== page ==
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Study: AOL's got unhappy customers

Consumer satisfaction with America Online is extremely low compared with other Web portals and with almost every sector of American industry, according to a new study.

Consumer satisfaction with America Online is extremely low compared with other Web portals and with almost every sector of American industry, according to a new report.

The University of Michigan released on Monday its latest American Customer Satisfaction Index (ACSI), the results of a survey that follows various sectors of the economy each quarter. The second-quarter report focused on cars, household appliances, PCs and Web portals. For the first time, the survey also measured satisfaction with search engines and news and information Web sites.

America Online got a consumer satisfaction rating of 59 out of a possible 100, the lowest of all companies measured in the Web portal category. The top scorer was Yahoo with 76. MSN came in at 72. The average for the portal category was 68.

"Scores this low are rarely sustainable in competitive markets," University of Michigan professor Claes Fornell said in the report, regarding AOL. "Either there is improvement or the company is forced to leave the market--unless, of course, it has significant monopoly power. AOL consists, of course, of much more than portals, but the low ACSI score may be symptomatic of more widespread problems."

AOL said the study was not representative of its online service. "As stated clearly by the survey's authors, this was a study of portals and therefore has nothing do with the AOL online service," said Nicholas Graham, an AOL spokesman. "In fact, our own research, as well as recent independent analysis, shows that AOL member satisfaction and member loyalty has never been higher."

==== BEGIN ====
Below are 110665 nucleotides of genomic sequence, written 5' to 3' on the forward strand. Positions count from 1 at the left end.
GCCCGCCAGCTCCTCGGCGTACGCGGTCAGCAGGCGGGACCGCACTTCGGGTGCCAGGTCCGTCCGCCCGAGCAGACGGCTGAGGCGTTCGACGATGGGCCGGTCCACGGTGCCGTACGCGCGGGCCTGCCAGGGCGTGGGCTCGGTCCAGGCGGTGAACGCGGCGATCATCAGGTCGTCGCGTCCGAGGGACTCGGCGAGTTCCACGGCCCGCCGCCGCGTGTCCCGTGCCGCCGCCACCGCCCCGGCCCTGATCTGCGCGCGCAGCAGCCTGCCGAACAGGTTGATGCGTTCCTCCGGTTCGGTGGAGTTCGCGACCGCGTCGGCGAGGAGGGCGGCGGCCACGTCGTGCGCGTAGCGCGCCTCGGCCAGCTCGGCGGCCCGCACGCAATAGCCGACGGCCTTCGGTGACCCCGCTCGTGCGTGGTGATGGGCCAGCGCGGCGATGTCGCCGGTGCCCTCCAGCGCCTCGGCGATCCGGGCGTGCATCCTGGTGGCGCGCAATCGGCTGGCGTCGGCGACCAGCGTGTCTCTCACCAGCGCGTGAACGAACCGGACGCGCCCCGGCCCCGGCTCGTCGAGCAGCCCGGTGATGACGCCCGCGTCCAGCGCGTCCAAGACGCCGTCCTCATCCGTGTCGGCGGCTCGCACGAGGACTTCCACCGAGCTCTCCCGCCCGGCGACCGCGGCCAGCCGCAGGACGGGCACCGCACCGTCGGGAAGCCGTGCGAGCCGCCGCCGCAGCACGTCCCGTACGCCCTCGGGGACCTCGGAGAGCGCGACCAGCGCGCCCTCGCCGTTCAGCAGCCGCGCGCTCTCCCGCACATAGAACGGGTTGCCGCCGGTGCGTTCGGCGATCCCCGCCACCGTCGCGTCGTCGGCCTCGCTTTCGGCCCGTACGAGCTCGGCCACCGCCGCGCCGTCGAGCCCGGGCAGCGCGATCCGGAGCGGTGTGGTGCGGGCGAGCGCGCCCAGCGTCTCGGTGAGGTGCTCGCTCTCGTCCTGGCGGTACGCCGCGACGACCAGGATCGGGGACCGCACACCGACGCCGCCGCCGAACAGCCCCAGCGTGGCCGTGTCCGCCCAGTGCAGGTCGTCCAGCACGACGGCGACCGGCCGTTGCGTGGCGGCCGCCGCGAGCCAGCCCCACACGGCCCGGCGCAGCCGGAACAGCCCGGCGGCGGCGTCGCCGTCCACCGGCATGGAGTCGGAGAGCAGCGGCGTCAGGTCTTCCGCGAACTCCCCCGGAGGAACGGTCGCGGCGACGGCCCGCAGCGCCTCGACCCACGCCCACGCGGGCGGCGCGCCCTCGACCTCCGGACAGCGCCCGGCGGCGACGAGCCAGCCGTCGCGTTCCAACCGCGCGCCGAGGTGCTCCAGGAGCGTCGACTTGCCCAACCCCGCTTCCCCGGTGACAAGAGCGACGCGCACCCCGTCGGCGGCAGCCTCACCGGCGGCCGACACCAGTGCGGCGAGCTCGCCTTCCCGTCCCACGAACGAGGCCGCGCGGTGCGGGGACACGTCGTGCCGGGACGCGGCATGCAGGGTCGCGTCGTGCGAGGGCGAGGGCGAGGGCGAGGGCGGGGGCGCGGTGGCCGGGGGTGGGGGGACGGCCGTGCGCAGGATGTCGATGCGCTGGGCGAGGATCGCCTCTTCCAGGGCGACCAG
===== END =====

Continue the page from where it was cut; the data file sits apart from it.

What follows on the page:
Google led the way among the search sites, achieving a satisfaction score of 80. Ask Jeeves came in second with a 62, while AltaVista scored 61. Fornell said that such a wide difference among competitors is rare and "usually limited to evolving industries."

Meanwhile, consumers are losing satisfaction with their PCs. The overall category got a satisfaction rating of 71, "substantially below" previous highs and also below the national index average of 73 for all industries.

Dell Computer, which has topped the category since 1999, saw its numbers drop. It fell from a score of 78 in 2001 to 76 this year. And the gap between Dell and the second-highest scorer is shrinking. Apple Computer came in at 73. Gateway had a 72. Hewlett-Packard scored a 71, and Compaq Computer had a 68. "Further erosion in customer service and satisfaction may adversely impact repeat business," Fornell said about Dell, noting that there is a nearly one-to-one relationship between customer satisfaction and customer loyalty.